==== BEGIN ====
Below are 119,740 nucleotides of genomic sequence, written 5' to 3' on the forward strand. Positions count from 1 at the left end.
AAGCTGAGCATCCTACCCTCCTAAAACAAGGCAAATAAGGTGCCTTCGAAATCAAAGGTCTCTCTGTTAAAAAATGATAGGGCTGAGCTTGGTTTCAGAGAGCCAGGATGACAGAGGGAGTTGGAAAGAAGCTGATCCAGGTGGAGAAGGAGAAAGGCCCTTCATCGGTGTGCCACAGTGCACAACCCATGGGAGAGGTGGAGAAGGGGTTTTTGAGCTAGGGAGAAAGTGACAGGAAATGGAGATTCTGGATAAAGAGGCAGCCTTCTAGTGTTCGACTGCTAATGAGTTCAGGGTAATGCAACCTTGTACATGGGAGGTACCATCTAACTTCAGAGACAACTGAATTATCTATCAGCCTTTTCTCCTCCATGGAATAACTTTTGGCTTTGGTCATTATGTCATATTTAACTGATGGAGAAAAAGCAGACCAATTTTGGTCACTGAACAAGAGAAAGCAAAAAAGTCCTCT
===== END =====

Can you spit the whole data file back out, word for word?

Below are 119,740 nucleotides of genomic sequence, written 5' to 3' on the forward strand. Positions count from 1 at the left end.
AAGCTGAGCATCCTACCCTCCTAAAACAAGGCAAATAAGGTGCCTTCGAAATCAAAGGTCTCTCTGTTAAAAAATGATAGGGCTGAGCTTGGTTTCAGAGAGCCAGGATGACAGAGGGAGTTGGAAAGAAGCTGATCCAGGTGGAGAAGGAGAAAGGCCCTTCATCGGTGTGCCACAGTGCACAACCCATGGGAGAGGTGGAGAAGGGGTTTTTGAGCTAGGGAGAAAGTGACAGGAAATGGAGATTCTGGATAAAGAGGCAGCCTTCTAGTGTTCGACTGCTAATGAGTTCAGGGTAATGCAACCTTGTACATGGGAGGTACCATCTAACTTCAGAGACAACTGAATTATCTATCAGCCTTTTCTCCTCCATGGAATAACTTTTGGCTTTGGTCATTATGTCATATTTAACTGATGGAGAAAAAGCAGACCAATTTTGGTCACTGAACAAGAGAAAGCAAAAAAGTCCTCT